And throughout the conversation Mr Mdzungairi kept insisting that, as a former employee of The Herald, he knew that we would do “projects”.
Again, those were his own words. All he got from us was polite acknowledgment of his concerns, and indeed the valid unwritten rule that “we should not write about each other”.
It was then utter shock the following morning to see Mr Mdzungairi having printed the conversations, only sinking lower to manufacture quotes and putting his contrived words about “special projects” into our mouths.
There was another word that he ascribed to the writer — probity — which not once passed through these lips. Now, this is shameful and hypocritical for a man seeking to defend his and the integrity of his paper.
Mr Mdzungairi surreptitiously recorded a private conversation between himself and colleagues — a crime in journalism — and did a shoddy work of it.
One is not also lost to the hypocrisy of Mr Mdzungairi who used one corner of his mouth to preach against polarisation and another to slander colleagues to save his flailing integrity and his troubled publication. Some of us who have travelled a bit and got more education abroad know that it is not the kind of Mr Mdzungairi’s antics that will save his paper in light of buffeting challenges to the business.
But then, Mr Mdzungairi has a rather miserable reputation for dishonesty, that goes down to his very character.
On this other side of town, younger journalists who came to The Herald after him have been brought up to know him as an example of a dishonest and dubious character.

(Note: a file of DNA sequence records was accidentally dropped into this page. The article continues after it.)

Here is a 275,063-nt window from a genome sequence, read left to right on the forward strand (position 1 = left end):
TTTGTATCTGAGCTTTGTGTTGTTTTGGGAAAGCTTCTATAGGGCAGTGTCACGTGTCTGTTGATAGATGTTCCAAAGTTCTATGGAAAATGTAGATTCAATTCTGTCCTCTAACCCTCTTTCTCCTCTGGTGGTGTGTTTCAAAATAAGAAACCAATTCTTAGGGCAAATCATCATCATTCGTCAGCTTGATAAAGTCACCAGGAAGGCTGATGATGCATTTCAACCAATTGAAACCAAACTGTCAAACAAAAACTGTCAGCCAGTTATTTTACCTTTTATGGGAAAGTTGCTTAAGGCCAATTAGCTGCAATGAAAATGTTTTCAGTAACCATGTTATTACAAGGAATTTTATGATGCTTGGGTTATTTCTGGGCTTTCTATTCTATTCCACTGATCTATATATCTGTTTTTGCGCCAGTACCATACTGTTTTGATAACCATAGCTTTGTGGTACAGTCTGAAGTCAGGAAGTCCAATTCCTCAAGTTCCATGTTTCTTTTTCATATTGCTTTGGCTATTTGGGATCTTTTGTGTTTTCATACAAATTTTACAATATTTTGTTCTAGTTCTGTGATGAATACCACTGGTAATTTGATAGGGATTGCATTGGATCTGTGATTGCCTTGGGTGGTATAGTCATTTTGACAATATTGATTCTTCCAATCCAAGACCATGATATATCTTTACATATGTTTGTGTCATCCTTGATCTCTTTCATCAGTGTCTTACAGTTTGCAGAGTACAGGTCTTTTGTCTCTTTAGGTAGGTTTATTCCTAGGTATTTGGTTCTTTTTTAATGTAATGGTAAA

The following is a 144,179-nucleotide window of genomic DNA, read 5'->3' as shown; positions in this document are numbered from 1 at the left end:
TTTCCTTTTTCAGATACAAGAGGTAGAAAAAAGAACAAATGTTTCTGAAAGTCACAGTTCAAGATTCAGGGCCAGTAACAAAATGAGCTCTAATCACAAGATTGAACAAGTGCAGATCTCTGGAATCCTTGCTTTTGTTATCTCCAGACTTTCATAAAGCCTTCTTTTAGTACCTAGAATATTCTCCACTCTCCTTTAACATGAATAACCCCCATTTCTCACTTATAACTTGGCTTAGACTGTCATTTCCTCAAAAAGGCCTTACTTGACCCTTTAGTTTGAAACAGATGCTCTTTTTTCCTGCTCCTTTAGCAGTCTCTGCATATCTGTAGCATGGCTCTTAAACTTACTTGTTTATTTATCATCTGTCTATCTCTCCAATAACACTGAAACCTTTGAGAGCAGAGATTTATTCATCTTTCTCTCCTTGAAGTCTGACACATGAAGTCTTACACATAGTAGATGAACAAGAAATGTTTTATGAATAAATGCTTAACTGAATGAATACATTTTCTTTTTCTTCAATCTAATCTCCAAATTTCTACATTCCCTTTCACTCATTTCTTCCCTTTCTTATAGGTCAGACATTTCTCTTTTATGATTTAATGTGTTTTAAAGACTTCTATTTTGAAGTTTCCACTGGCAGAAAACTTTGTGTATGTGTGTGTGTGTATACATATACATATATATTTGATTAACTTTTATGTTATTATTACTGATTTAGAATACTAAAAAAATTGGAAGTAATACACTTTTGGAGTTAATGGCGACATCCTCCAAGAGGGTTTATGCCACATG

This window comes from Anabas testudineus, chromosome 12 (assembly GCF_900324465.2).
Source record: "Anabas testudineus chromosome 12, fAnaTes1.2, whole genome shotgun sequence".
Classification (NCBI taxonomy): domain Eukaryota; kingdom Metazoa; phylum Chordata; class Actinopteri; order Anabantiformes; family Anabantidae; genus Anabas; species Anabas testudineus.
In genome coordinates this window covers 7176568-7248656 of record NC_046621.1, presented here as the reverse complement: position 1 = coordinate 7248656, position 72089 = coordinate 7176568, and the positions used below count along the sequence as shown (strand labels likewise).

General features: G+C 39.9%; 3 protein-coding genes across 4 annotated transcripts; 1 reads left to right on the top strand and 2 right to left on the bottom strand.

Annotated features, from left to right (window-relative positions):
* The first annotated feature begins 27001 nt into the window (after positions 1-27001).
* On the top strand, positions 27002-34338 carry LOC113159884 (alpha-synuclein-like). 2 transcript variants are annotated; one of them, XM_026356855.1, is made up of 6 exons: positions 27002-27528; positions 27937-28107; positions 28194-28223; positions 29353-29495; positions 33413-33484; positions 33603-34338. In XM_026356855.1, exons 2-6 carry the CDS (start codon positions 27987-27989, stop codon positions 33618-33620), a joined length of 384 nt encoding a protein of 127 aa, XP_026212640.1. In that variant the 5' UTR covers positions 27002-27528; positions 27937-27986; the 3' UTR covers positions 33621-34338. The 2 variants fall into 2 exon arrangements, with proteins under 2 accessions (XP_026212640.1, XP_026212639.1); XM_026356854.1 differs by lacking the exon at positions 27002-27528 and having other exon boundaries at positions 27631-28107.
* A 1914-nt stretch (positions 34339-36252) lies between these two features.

It will also be called to mind that 68 days ago, Mr Trevor Ncube, the owner of Alpha Media Holdings — publishers of NewsDay — publicly disowned and felt embarrassed by a story that passed through Mr Mdzungairi’s hands.
Mr Ncube called to question his editors’ probity saying, “…This is an example of our blind spots/biases colouring our world view contributing to polarisation. While I maintain my newspapers are not me/I am not my newspapers — I am embarrassed. Sincere apologies to Zimbabwe.”
Mr Mdzungairi is hardly a paragon of personal and professional virtue.
And on Saturday, he just brought out the worst in him. In his narrow mind, he wanted to portray The Herald as fickle and without values.
He also calculated that our sources would cease to trust us with stories on the basis of lack of trust. We would never reveal our sources to anyone, much less our competitors. We treat their identity as sacrosanct.
That Mr Mdzungairi would imagine “special projects” is entirely his demons to deal with.
Equally, we are not responsible for the acts of treachery that some of our colleagues and their civil society acolytes engage in as they get their hands dirty through donor money intended to effect regime change in Zimbabwe.
And we also know newspaper organisations that have lived off this filthy lucre — from having newsprint donated to them to getting money via offshore accounts so that they play the role of the voice of the opposition within the illegal regime change matrix against Zimbabwe.
We are not confused about our place in defending the national interest — even if it means war that Mr Mdzungairi wanted and just waged on us.
Such is as simple as wisdom (no pun intended) could come.